For example, when I write "n∈ N", I don’t mean that n is an element of the actual infinite set of natural numbers. Rather, I mean that, it is a natural number according to the SB tree (details omitted). — keystone
The function x(n) — keystone
An actual curve is an indivisible, one-dimensional object with length but no width or depth. It extends continuously between two actual points but excludes the endpoints. — keystone
Yeah, my view leans heavily on algorithms.Good luck with that. Probably of more interest to CS people. — jgill
Yes. I have since edited the post to clarify this.A sequence of rationals I assume. — jgill
Suitable for what?If you had two functions on Q then a suitable metric would be the supremum. — jgill
Good point. I have since edited the post to clarify this. When defining an actual curve I was providing an informal intuitive explanation where I carelessly used 'continuous'. Ultimately an actual curve is simply an object having an actual interval.How do you define "continuous"? Are you sure it is indivisible? — jgill
Isn't anything communicated with absolute precision a bit mind-numbing? Not that I achieved that level of precision, but it was trying to be more precise. I find logic much more mind-number, but that's just me...Sorry, but your list of definitions is mind-numbing. — jgill
Ultimately, it all reduces to the same calculus used by applied mathematicians today. However, building a foundation on constructive philosophy is likely to introduce more complexity—at least that's how it plays out in logic. Actual infinity is certainly simpler to work with, but is it truly sound? Newtonian mechanics is simpler than relativity, which is simpler than quantum mechanics. So, what should be the foundational choice for physics - the simplest? There's an elegance to QM and I believe the same can be said about the top down view of mathematics.Your top down is becoming way more complicated that bottom up, IMO. — jgill
I’ve already outlined the framework for irrational numbers. Both potential coordinates and potential intervals are reinterpretations of real numbers, including irrational ones. If we get past the list of definitions then the next step is to present an example that demonstrates how irrational numbers come into play.And the irrational numbers have yet to appear. — jgill
I've tried in the past, but nowhere else has been as beneficial as here. That said, I’m open to recommendations. It’s challenging for an amateur mathematician to find someone with the right skills and interests. I primarily used Upwork.com.Your best bet would be to find a mathematician willing to deal with your arguments and pay him/her a fee to do so. — jgill
There's an elegance to QM and I believe the same can be said about the top down view of mathematics — keystone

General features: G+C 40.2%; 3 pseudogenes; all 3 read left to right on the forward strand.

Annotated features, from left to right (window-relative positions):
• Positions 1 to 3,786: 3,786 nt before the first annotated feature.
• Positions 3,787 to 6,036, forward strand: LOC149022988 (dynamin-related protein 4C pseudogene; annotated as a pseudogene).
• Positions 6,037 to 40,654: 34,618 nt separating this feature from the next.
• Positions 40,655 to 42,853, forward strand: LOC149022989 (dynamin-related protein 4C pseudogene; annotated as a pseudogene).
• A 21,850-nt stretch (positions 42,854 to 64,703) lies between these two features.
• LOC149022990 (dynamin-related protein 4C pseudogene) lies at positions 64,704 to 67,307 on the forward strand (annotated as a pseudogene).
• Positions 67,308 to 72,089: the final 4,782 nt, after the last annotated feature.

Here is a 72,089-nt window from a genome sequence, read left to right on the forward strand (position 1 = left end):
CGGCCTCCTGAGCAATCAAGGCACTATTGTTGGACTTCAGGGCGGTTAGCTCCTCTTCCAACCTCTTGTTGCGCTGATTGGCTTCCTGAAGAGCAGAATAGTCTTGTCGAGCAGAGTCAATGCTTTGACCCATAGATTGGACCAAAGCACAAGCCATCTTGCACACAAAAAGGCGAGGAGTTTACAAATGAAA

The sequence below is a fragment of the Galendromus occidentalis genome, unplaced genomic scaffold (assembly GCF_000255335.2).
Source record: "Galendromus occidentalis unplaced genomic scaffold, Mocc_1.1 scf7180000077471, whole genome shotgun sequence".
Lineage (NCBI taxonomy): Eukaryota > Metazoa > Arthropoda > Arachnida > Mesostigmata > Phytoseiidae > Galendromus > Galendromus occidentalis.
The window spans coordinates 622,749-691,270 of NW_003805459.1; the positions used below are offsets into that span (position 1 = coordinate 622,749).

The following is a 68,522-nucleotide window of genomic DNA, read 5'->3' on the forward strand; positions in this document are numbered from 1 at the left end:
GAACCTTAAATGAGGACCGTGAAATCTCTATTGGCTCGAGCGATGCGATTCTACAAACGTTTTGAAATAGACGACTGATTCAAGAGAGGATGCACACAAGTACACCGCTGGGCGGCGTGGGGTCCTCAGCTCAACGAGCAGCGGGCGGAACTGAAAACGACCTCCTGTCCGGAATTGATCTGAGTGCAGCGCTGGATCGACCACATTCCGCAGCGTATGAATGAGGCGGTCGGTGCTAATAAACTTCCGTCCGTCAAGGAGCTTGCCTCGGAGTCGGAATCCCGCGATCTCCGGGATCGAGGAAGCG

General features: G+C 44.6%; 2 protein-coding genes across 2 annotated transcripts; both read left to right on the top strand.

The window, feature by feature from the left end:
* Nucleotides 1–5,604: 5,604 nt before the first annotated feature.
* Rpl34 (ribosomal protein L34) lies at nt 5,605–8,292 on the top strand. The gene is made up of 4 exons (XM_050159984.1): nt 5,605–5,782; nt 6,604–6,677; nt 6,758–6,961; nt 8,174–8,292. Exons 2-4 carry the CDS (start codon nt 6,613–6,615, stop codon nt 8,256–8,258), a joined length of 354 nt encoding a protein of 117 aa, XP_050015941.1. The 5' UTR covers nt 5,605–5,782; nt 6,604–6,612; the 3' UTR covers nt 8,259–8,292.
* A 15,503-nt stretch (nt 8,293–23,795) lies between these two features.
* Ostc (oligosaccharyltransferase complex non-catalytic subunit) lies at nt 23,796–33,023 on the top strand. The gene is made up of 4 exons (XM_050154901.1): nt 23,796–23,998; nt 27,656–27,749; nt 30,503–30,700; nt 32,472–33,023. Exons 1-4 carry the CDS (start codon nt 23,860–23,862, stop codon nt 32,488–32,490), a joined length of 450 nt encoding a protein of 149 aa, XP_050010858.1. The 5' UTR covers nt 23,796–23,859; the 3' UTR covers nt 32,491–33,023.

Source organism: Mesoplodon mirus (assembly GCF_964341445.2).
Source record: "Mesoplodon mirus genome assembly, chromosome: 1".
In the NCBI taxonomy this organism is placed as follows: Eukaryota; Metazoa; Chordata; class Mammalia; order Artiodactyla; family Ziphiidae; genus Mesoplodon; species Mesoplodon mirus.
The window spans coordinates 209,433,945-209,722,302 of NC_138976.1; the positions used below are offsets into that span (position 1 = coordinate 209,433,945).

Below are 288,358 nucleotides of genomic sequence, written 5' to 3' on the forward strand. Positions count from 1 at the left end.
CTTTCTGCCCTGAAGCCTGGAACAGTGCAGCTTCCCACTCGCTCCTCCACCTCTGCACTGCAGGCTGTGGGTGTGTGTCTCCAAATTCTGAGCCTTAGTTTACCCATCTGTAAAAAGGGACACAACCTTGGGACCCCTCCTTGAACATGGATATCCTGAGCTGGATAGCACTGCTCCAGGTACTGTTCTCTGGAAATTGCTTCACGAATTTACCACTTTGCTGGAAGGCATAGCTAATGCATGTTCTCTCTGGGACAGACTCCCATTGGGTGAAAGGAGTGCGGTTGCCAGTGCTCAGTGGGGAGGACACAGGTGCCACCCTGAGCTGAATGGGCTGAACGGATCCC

If you had two functions on Q then a suitable metric would be the supremum. — jgill
Suitable for what? — keystone
Your best bet would be to find a mathematician willing to deal with your arguments and pay him/her a fee to do so. — jgill
I've tried in the past, but nowhere else has been as beneficial as here — keystone
Good point. I've needed to learn this lesson too many times.Careful. I would not compare if I were you. — jgill
Since the functions I'm working with all converge, I don't believe the supremum is necessary for distance, but it might be necessary for other purposes.For defining "distance" between functions. — jgill
I'll look into this. Thanks for the suggestion.Try a nearby university where a grad student might want a little extra cash. — jgill
I’ve just revised the post to remove unnecessary mention of objects, making it shorter. If you skip the sections on the definitions of continuity, the post is only 444 words. I mention the continuity section because it's wordy but obvious. For instance, we already know that the interval ⟨0 5⟩ linked with coordinate 10 can’t be continuous, as 10≠0 and 10≠5, implying a gap between them. I just explicitly lay out all scenarios to capture the obvious. I hope you might reconsider giving it another look, but I completely understand if you choose not to continue. This discussion has already been incredibly helpful to me.If I were younger I might have more time to try to unravel your presentation. — jgill
I’ve admittedly wandered off track at times, and you've been patient with the many detours along the way. However, I’m a bit surprised that once I introduced a more mathematical approach—like discussing the Stern-Brocot tree and providing proper definitions—you felt the discussion was becoming less interesting to mathematicians. I had expected the opposite.You have wandered from metric spaces to topology and now graph theory, with that dreadful SB-table trailing along. Then you have all these definitions which a mathematician is unlikely to find of interest. — jgill